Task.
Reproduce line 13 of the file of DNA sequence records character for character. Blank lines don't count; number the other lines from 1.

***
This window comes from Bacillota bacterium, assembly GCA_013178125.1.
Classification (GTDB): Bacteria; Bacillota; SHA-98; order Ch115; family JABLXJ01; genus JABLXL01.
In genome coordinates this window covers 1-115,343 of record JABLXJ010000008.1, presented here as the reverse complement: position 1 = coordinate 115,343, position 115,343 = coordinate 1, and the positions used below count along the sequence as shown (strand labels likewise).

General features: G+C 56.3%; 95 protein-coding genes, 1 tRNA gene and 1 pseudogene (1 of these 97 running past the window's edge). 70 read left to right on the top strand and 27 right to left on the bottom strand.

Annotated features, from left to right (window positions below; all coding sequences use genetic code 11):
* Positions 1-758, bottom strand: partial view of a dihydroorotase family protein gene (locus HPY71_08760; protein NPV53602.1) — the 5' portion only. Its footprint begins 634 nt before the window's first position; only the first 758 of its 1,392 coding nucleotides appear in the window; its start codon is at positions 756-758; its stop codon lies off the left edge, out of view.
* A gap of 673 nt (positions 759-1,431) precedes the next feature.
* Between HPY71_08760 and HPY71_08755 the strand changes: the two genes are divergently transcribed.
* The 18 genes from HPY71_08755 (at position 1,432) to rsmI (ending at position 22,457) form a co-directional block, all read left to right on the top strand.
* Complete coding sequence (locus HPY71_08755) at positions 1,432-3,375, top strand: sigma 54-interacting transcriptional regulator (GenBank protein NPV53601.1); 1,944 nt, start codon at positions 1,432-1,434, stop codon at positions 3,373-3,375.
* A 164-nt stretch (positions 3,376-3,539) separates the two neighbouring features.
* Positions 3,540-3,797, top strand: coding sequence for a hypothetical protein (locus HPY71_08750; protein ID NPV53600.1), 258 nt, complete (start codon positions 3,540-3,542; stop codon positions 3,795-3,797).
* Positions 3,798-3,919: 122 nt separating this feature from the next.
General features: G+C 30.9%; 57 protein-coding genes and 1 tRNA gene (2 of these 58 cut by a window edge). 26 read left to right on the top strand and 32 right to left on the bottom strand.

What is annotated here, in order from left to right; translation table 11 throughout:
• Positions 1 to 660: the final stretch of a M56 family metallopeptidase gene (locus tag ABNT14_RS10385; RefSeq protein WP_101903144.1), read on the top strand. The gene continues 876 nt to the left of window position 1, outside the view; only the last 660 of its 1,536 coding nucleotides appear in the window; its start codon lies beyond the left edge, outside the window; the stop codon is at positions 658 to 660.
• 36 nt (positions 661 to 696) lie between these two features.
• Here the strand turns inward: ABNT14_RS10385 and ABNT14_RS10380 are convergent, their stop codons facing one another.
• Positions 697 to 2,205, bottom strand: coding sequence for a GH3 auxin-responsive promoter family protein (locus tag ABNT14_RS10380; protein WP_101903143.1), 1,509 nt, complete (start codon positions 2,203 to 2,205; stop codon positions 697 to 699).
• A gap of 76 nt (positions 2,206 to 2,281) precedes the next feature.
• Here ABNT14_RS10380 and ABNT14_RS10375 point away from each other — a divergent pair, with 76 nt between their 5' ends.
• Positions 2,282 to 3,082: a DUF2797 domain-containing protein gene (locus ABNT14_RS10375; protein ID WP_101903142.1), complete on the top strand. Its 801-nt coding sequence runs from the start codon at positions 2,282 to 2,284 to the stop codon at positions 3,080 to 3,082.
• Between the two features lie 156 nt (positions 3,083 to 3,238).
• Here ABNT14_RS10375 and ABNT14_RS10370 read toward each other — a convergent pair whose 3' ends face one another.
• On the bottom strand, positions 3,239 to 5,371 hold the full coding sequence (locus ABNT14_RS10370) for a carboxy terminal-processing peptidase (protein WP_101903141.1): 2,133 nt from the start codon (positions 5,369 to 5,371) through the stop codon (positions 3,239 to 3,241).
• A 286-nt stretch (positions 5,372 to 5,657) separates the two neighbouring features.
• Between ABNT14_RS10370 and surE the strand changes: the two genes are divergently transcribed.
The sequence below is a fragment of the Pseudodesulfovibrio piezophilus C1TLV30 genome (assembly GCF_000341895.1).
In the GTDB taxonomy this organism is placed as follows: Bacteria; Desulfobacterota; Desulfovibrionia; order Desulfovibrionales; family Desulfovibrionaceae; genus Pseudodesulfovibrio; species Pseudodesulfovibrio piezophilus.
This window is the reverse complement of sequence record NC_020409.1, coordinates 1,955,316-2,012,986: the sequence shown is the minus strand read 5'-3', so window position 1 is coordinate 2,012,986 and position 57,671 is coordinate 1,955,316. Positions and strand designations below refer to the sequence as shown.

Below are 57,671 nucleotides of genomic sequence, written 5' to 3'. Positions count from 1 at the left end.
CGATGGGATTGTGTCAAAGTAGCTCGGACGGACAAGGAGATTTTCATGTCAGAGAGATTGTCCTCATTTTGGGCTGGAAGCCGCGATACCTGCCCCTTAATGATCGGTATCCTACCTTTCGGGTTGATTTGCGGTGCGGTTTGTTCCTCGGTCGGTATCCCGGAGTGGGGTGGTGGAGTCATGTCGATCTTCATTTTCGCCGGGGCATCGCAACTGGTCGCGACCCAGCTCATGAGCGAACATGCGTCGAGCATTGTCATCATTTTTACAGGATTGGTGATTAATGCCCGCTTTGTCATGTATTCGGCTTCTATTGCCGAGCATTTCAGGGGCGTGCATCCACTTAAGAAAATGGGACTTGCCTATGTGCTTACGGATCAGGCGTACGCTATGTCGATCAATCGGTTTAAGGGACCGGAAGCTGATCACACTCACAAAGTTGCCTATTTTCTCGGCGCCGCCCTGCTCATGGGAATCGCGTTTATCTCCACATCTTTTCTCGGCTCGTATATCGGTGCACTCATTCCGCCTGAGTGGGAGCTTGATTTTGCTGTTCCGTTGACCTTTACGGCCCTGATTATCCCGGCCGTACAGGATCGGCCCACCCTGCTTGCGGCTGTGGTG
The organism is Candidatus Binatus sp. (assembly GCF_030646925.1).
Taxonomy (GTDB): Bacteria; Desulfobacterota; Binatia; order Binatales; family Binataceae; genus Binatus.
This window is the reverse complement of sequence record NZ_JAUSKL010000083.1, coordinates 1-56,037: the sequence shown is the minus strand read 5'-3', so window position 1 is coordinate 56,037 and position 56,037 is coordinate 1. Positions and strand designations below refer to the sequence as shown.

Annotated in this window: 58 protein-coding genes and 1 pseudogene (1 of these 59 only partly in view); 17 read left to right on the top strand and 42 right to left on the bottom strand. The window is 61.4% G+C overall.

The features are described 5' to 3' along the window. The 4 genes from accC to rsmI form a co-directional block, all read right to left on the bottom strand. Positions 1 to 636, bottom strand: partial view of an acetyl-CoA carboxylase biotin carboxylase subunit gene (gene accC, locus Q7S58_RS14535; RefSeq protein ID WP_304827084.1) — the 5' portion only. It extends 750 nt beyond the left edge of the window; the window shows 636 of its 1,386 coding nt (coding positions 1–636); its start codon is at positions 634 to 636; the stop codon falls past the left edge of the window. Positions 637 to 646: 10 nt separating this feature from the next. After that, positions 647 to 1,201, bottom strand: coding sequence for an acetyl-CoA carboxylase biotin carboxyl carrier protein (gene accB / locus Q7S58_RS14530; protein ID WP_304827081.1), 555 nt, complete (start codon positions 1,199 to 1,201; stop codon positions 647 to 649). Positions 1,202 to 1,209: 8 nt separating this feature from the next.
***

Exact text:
* Positions 3,798-3,919: 122 nt separating this feature from the next.